Referring now to FIG. 3, security module 30 includes check writer 34, database 36, check invalidator 38, check verifier 40, and gate keeper 42. As its name indicates, check writer 34 represents generally any programming capable of producing checks in response to requests from client 16. A check is a unique piece of electronic data to be presented when requesting access to resource 26. For example, a check may be an alphanumeric string of a specified length. It is expected that a check generated by check writer 34 will be distinct from all other checks generated. Check writer 34 is also responsible for storing a copy of each generated check in database 36 where it can associate the copy with data identifying an expected source of a future request to access resource 26—in this case application service 12. Check writer 34 may also associate the copy with information relating to the use of a generated check such as criteria relating to how long the check is valid or to the allowable level of access to resource 26 specified by the check.

Check invalidator 38 represents generally any programming capable of detecting the occurrence of a termination event and invalidating a check accordingly. It is expected that a termination event or events for a particular check will be dictated by criteria associated with a copy of the check in database 36. Criteria associated with a copy of a check may, for example, indicate that the check expires fifteen minutes, an hour, or a day after being generated by check writer 34. A termination event for that check occurs when the specified time passes. To invalidate the check following the termination event, check invalidator 38 might delete the copy of the check from database 36, or it might associate the copy with data indicating that the check has expired.

Check verifier 40 represents generally any programming capable of authenticating a check presented with a request to access resource 26. To do so it is expected that check verifier 40 will locate a copy of the received check in database 36 and ensure that it has not been invalidated. Check verifier 40 also identifies the source of the request and compares the identity of the source with the data identifying an expected source that is associated with the located copy. A check is authenticated only if a valid copy of the check exists in database 36. Gate keeper 42 represents generally any programming capable of granting a request to access resource 26 only where the request is accompanied by an authentic check and the identified source of the request is the same as the expected source.

FIG. 4 is a table illustrating the logical contents of database 36. Database 36 contains a number of entries 44. Each entry 44 contains a number of fields 46-54. For a given entry 44, check field 46 contains a copy of a check generated by check writer 34. Expected source field 48 contains data identifying the expected source of a request to access resource 26. Public key field 50 contains the public encryption key for the expected source. Expiration criteria field 52 contains expiration criteria for the check in field 46. Expiration criteria may indicate that the check expires at a certain time or that a check is valid for a specified number of uses. Permission criteria field 54 contains permission criteria for the check in field 46. Permission criteria indicate the level of access to resource 26 to be granted to the expected source. For example, an access level of one may allow access to all features of resource 26. Other access levels then permit varying degrees of access to features of resource 26. Where resource 26 facilitates remote file storage, permission criteria may indicate the types of files that may be viewed and or retrieved from resource 26. Where resource 26 facilitates document production, permission criteria may indicate whether features such as duplex printing are allowed.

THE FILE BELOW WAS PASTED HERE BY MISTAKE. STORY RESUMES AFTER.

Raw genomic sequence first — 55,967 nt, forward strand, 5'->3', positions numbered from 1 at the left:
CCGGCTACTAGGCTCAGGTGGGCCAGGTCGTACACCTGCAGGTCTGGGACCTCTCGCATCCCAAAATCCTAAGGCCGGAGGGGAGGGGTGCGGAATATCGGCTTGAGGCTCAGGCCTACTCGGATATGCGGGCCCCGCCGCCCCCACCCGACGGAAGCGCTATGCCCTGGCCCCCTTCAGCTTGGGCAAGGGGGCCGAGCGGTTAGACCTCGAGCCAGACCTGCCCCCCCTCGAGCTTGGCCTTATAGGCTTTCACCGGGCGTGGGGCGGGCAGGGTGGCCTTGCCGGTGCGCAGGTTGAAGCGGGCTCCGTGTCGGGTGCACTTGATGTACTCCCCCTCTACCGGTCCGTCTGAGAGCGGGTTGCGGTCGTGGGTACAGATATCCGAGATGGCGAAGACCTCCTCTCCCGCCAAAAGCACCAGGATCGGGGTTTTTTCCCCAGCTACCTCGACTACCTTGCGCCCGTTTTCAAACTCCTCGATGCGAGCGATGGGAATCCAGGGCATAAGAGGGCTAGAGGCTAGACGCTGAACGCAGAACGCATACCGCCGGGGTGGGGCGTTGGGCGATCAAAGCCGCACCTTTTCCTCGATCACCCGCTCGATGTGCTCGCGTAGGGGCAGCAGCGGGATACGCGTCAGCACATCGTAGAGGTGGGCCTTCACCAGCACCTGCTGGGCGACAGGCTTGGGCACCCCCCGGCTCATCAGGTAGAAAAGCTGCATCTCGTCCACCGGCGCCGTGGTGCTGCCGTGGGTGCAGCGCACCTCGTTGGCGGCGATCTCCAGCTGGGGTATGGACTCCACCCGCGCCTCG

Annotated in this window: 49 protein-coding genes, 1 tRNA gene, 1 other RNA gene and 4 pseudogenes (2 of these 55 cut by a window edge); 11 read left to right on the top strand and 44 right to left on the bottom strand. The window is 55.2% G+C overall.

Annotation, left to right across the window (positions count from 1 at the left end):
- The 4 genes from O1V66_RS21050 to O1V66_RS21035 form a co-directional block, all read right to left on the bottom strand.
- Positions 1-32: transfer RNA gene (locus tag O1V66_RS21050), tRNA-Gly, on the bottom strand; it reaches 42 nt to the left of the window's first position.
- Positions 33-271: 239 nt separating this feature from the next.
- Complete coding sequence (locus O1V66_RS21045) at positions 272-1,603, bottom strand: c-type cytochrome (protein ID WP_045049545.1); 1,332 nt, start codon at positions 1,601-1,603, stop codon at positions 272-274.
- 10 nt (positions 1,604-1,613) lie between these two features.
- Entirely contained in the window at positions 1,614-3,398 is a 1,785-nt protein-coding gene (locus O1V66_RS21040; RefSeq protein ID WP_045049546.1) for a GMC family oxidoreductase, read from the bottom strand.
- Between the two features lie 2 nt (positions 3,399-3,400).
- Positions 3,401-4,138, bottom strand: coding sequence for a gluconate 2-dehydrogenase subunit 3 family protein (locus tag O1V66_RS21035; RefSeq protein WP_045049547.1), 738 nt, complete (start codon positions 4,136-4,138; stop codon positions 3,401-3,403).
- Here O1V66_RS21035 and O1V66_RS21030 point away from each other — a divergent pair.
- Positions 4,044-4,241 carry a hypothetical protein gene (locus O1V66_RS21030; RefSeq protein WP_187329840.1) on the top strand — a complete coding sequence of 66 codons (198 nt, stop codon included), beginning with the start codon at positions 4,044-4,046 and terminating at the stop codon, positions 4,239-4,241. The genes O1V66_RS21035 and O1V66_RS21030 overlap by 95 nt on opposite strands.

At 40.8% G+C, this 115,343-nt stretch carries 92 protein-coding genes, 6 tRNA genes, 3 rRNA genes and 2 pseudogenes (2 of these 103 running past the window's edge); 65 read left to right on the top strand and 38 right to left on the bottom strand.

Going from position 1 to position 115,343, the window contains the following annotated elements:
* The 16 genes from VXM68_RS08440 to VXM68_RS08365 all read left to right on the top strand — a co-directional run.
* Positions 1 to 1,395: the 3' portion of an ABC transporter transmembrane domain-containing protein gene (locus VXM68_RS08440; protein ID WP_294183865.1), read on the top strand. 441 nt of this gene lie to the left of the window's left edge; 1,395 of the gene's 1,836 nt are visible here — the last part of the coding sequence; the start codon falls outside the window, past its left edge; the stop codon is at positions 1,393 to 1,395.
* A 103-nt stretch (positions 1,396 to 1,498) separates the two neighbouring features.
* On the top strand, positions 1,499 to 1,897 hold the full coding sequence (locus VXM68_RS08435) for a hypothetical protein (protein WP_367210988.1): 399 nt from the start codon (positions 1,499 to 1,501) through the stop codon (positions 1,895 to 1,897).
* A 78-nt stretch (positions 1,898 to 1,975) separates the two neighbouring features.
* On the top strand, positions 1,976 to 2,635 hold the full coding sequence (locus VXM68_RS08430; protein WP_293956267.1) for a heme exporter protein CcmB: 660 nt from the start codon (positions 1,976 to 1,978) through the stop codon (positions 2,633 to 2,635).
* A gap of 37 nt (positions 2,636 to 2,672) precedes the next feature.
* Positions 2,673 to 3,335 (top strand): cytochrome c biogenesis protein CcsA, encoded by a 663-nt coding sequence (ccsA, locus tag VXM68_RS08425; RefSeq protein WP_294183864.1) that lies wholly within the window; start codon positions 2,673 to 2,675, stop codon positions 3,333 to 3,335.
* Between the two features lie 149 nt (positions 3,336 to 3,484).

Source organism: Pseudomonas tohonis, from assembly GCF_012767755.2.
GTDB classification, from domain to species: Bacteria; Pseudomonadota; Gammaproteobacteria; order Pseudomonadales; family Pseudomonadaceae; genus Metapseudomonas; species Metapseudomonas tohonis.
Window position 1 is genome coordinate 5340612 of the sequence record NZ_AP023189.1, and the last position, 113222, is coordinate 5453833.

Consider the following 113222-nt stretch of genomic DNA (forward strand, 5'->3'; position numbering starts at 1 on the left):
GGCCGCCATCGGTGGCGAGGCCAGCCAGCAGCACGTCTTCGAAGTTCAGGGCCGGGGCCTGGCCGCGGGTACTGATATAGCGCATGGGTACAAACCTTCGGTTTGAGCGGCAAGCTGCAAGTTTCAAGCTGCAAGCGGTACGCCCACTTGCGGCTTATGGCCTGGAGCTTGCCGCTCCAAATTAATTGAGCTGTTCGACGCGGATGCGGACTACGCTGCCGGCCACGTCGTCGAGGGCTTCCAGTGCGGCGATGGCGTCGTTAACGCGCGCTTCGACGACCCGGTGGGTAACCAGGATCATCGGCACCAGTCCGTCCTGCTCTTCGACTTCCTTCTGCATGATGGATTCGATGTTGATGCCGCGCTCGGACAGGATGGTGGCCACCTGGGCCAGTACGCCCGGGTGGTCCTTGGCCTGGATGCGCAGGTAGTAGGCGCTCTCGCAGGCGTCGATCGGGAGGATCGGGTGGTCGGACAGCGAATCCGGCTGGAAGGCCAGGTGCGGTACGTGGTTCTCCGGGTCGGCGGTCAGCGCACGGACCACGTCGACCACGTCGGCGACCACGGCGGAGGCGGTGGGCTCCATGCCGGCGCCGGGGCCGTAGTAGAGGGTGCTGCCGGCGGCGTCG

The block diagrams of FIGS. 2 and 3 show the architecture, functionality, and operation of one implementation of the present invention. If embodied in software, each block may represent a module, segment, or portion of code that comprises one or more executable instructions to implement the specified logical function(s). If embodied in hardware, each block may represent a circuit or a number of interconnected circuits to implement the specified logical function(s). While application service 12 and resource service 14 are shown as distinct components of network 10, both may operate as a single component. Moreover, individual elements of application service 12 and resource service 14 may be found on more than one device.

Also, the present invention can be embodied in any computer-readable media for use by or in connection with an instruction execution system such as a computer/processor based system or other system that can fetch or obtain the logic from the computer-readable media and execute the instructions contained therein. A “computer-readable medium” can be any medium that can contain, store, or maintain programs and data for use by or in connection with the instruction execution system. The computer readable medium can comprise any one of many physical media such as, for example, electronic, magnetic, optical, electromagnetic, infrared, or semiconductor media. More specific examples of suitable computer-readable media include, but are not limited to, a portable magnetic computer diskette such as floppy diskettes or hard drives, a random access memory (RAM), a read-only memory (ROM), an erasable programmable read-only memory, or a portable compact disc.